Tips & Tricks for Whiteboard Use



Like any tool, when used thoughtfully a whiteboard can yield big dividends. A whiteboard can help get teams on the same page, drive brainstorm sessions, and garner stakeholder approval. But! There’s using the whiteboard and then using it well. Learning how to use the space, write legibly, and convey concisely takes practice. Some tips and tricks won’t hurt, either. Read on to up your whiteboard game.


Rule of Three
Think ahead about the hierarchy of your messaging. Plan how much space each concept will use. A graphicfacilitation article states this approach well: “Choose font size in accordance with the information hierarchy?—?more important things should be written in a larger font. Usually, three sizes are enough.” Designers know to keep font styles under three to avoid a cluttered look, and the same concept holds true for whiteboards.


Black, Capital, Block Letters
Other helpful takeaways from that article included to use capital block letters for the most legible handwriting. Cursive can be difficult to discern, so save your calligraphy for invitations. Block letters are most easily recognized and capital letters tend to keep more even spacing. Black marker is best, because some colors can be harder to read (especially red).


Staying on Track
Brainstorm sessions can quickly lose their focus. Here’s an excellent idea–a visual “parking lot”–designating an area of the board for unrelated ideas to still keep in mind. This officeninjas article explains how it’s done: “People are bound to bring up ideas, pet projects, and issues that have nothing to do with the topic that’s on the table. Whether you truly want to save that idea for a future discussion, or you simply want to appease the contributor, a whiteboard “parking lot” can be helpful. Simply square off a section of one of the whiteboard’s corners and jot down any points that fall outside of the meeting’s goals. The idea is to revisit the parking lot thoughts at a later, more appropriate time.”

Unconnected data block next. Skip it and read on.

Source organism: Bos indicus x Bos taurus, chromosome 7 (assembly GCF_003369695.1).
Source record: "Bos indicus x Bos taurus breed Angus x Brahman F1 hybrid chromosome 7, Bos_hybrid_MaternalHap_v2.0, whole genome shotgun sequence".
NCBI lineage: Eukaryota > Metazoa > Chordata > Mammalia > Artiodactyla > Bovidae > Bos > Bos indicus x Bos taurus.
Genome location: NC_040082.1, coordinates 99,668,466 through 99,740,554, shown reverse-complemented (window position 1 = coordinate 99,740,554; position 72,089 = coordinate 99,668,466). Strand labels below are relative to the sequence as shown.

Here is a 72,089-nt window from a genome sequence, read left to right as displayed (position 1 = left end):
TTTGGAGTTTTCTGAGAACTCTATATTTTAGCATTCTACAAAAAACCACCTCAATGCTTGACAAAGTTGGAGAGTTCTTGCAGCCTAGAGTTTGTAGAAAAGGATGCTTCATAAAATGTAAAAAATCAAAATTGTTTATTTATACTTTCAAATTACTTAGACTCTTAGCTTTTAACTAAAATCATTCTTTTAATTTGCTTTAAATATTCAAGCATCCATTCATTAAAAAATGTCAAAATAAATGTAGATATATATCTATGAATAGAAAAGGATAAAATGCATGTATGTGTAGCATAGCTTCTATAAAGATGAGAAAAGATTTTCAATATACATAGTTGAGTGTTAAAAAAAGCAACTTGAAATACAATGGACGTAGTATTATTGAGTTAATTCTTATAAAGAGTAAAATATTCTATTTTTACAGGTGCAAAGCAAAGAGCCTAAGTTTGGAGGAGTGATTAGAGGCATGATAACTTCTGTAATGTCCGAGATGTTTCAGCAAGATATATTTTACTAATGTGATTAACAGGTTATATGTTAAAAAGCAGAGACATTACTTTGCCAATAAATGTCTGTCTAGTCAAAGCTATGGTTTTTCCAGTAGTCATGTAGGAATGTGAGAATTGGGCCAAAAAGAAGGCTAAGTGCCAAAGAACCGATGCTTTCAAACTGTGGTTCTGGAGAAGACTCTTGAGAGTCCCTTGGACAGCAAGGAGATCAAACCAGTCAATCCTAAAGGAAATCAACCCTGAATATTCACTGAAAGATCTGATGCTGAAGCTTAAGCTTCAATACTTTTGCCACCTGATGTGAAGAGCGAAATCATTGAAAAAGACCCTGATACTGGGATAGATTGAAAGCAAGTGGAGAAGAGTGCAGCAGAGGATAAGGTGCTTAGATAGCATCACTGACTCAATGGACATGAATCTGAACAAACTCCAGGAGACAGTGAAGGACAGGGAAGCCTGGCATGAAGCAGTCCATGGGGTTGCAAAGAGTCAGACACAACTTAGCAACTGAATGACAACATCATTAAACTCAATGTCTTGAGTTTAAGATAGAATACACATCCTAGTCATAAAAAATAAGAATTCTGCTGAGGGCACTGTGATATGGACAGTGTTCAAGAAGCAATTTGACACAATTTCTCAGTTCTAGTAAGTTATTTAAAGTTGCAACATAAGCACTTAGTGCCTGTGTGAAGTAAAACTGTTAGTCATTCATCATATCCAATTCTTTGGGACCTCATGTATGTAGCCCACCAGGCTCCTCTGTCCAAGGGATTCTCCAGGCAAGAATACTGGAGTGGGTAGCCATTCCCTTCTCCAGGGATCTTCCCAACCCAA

Keep it Simple
This article has a great list of “dos and don’ts.” The list of don’ts is particularly pointed–and super helpful.


  • •   Include lengthy data tables
  • •   Include extreme detail (e.g., into graphs)
  • •   Add embellishments (borders, clip art, etc.)
  • •   Make it look cluttered
  • •   Spend too much time making it look perfect

With a little planning and a couple of new techniques, the whiteboard can become your best friend. Eliminate the squinting and asking for what phrases say by taking your time with capital block letters. And keep the concepts easily digestible by sticking to the essential points.



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